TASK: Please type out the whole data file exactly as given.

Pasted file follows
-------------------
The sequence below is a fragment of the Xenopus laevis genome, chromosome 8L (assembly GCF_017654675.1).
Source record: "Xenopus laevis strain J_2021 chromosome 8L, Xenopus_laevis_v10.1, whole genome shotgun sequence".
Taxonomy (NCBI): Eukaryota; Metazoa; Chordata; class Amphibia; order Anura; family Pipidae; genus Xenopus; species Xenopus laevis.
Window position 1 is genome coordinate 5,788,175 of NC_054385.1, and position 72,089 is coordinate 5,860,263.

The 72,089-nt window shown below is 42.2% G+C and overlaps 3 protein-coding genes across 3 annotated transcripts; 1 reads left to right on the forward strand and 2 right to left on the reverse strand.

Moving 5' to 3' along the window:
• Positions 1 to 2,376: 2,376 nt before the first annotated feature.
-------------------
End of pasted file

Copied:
The sequence below is a fragment of the Xenopus laevis genome, chromosome 8L (assembly GCF_017654675.1).
Source record: "Xenopus laevis strain J_2021 chromosome 8L, Xenopus_laevis_v10.1, whole genome shotgun sequence".
Taxonomy (NCBI): Eukaryota; Metazoa; Chordata; class Amphibia; order Anura; family Pipidae; genus Xenopus; species Xenopus laevis.
Window position 1 is genome coordinate 5,788,175 of NC_054385.1, and position 72,089 is coordinate 5,860,263.

The 72,089-nt window shown below is 42.2% G+C and overlaps 3 protein-coding genes across 3 annotated transcripts; 1 reads left to right on the forward strand and 2 right to left on the reverse strand.

Moving 5' to 3' along the window:
• Positions 1 to 2,376: 2,376 nt before the first annotated feature.